- Visit a current franchise location: This can give you a lot of information. You can determine whether or not that franchise has a healthy flow of customers. You might get an in-person conversation with a current franchisee and see how the operations are run.
By performing due diligence, you will have a clear picture as to whether or not you will buy a successful franchise and whether or not you will be doing business with a helpful franchisor or not.
Finally, work with a lawyer and accountant when undergoing the franchising process. Lawyers have expertise in performing research and can assist in reviewing and negotiating the franchising contract. An accountant can review any financial reports concerning the franchise and project profitability for the future.
The University of Pittsburgh Institute for Entrepreneurial Excellence Celebrates 20 Years of Empowering Local Entrepreneurs!
Founded in 1993 and run out of the University of Pittsburgh Joseph M. Katz Graduate School of Business, the University of Pittsburgh Institute for Entrepreneurial Excellence (IEE) began with a $300,000 grant and the mission of being the “innovative leader of economic renewal and growth serving enterprising people and businesses in the region.” In pursuit of this mission the IEE utilizes a dynamic approach of programs and services including monthly workshops, customized consulting, social initiatives, educational programs, professionally-led peer forums, and social events.
This dynamic program has led the IEE to grow to $3 million in annual revenue and the annual serving of hundreds of businesses through its seminars, customized consulting, and millions of dollars in raised capital and revenue. Last year alone the IEE served 824 businesses, helped create 39 startups, raised $10.7 million in capital, increased $14.4 million in revenue for clients, and educated more than 1,400 business leaders through 56 programs and seminars. (according to its 2012 Community Impact Report)
The IEE provides its services through its 8 institute centers and programs. These centers/programs consist of Agricultural Entrepreneurship, a 12-month Entrepreneurial Fellows Program, the Family Enterprise Center, the Information Technology Program, PantherlabWorks, the Small Business Development Center, Student Entrepreneurship program in conjunction with Katz School of Business, and the Urban Entrepreneurship Program. For more information about these programs please click here. To take advantage of one or more of these programs an individual or firm must become an IEE member. Membership includes benefits in addition to participation in IEE programs. For more information about membership please see the IEE’s membership brochure or contact the IEE’s membership director Shelley Taylor.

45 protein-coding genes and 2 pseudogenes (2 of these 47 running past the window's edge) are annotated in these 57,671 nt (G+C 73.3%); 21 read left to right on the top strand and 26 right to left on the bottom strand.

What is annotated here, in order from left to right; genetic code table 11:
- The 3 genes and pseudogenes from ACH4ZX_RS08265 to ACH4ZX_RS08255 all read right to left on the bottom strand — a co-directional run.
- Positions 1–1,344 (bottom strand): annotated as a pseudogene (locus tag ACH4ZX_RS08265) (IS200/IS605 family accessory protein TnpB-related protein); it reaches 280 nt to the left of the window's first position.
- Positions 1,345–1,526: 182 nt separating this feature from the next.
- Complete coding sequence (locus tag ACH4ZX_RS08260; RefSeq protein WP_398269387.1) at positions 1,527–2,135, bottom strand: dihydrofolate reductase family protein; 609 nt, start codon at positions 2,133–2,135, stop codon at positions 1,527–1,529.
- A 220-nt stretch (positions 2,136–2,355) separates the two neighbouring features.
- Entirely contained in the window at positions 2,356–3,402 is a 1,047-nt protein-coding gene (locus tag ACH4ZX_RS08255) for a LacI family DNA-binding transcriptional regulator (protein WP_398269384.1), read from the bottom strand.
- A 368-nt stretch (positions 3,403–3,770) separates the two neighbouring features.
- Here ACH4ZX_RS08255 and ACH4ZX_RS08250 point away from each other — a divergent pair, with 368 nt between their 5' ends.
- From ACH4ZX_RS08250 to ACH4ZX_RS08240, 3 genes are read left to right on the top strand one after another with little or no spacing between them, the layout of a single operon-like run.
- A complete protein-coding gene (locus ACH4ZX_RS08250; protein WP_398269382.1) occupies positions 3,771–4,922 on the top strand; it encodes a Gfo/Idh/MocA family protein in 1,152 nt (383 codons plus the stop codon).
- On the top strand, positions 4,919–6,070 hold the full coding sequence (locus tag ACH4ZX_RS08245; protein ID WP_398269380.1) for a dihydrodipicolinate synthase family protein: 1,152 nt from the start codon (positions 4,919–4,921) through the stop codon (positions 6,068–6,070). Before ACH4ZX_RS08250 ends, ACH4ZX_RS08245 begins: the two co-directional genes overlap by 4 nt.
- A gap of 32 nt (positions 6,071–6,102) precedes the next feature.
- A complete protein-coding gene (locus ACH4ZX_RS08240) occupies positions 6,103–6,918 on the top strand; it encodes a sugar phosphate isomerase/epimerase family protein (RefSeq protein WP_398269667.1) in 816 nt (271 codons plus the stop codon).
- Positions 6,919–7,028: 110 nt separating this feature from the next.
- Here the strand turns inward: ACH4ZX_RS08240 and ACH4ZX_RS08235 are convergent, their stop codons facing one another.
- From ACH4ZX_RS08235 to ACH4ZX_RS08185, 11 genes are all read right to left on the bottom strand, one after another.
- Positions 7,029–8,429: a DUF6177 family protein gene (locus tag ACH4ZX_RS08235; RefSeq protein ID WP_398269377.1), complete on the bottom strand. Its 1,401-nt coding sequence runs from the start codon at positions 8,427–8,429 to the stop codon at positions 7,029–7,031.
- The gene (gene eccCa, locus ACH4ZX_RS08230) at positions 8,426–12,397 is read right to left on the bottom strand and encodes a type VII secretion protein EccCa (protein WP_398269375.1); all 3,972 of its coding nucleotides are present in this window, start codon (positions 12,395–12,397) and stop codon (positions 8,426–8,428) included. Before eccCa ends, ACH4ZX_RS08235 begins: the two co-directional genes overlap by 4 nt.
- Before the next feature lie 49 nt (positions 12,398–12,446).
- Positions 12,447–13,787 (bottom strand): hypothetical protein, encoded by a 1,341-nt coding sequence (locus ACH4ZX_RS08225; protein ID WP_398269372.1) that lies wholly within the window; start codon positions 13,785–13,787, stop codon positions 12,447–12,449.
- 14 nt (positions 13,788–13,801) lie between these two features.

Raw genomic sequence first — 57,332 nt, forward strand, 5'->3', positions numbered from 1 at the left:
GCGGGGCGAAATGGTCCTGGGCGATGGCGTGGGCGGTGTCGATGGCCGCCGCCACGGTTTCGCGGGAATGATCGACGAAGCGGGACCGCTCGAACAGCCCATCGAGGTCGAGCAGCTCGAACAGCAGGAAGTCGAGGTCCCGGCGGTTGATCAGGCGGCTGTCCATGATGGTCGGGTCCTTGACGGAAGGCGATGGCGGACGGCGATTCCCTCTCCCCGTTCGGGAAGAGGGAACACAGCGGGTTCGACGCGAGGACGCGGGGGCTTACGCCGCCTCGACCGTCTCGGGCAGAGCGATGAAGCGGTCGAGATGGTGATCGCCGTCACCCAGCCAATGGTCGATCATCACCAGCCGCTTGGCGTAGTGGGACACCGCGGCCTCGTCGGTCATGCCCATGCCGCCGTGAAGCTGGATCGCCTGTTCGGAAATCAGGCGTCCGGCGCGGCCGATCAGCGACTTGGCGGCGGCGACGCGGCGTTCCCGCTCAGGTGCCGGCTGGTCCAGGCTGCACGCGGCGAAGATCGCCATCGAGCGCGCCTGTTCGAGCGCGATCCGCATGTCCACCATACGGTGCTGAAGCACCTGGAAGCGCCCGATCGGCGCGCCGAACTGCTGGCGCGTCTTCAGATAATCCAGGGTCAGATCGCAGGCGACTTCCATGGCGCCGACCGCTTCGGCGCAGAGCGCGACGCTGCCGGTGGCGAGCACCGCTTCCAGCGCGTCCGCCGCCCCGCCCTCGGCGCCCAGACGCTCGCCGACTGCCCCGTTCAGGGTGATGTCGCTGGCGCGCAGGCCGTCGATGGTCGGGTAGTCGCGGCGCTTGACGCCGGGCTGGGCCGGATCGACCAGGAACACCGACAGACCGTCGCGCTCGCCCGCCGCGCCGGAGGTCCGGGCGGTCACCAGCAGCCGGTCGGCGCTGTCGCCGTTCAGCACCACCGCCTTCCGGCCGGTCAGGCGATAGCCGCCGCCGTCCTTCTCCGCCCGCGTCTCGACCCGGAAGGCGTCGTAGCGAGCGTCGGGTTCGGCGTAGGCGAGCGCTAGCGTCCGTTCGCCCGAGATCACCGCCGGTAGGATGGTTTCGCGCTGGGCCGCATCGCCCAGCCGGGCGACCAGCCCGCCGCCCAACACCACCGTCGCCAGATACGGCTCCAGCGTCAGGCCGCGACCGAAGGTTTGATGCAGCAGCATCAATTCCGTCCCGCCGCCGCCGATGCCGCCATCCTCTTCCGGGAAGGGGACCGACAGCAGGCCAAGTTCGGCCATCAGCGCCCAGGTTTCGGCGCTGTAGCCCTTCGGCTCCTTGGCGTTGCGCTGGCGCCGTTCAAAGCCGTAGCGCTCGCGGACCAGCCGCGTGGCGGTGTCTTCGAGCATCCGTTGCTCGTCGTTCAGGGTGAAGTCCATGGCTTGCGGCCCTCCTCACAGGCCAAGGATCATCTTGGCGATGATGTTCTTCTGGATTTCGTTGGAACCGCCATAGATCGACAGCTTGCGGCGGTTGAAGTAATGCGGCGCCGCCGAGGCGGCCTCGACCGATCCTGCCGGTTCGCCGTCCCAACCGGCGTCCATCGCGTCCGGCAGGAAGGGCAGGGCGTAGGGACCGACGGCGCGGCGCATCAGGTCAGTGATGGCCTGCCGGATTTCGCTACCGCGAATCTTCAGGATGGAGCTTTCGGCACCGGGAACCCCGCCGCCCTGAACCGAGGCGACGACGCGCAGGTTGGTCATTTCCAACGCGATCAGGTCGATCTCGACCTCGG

For more information about the IEE please visit their website at http://www.entrepreneur.pitt.edu.
Founded in 2005, the Chatham University: Center for Women Entrepreneurship was founded in 2005 with the mission is to educate, create economic opportunities, and foster entrepreneurial thinking for women entrepreneurs and business managers in all stages of business and students. Through the Center for Women Entrepreneurship (CWE), women entrepreneurs and business managers can take advantage of Chatham University’s resources and its more than 120 years of experience in education.
The CWE’s programs and services include the Small Business Basics Workshop, the Women Business Leaders Breakfast Series, and the Annual Think Big Forum, and consulting services.
The Small Business Basics Workshops are geared towards women interested in starting their own business or expanding their current business. At the workshops, industry experts discuss business planning, financing, bookkeeping, marketing, and legal issues pertaining to small business.
The Women Business Leaders Breakfast Series features prominent regional women business leaders speaking on a variety of progressive business topics. Casual networking and a continental breakfast is followed by interactive presentations on topics essential for women in business such as innovative entrepreneurship, strategic business growth, unique marketing strategies, and logistical business planning.
The Annual Think Big Forum has been hosted by the CWE every year since its founding and has been growing every year. Think Big hosts leading women business leaders and entrepreneurs such as CEOs and other executives from startups and established companies as speakers and panelists.
For more information about the Chatham University: Center for Women Entrepreneurship and its programs please visit http://www.chatham.edu/cwe/.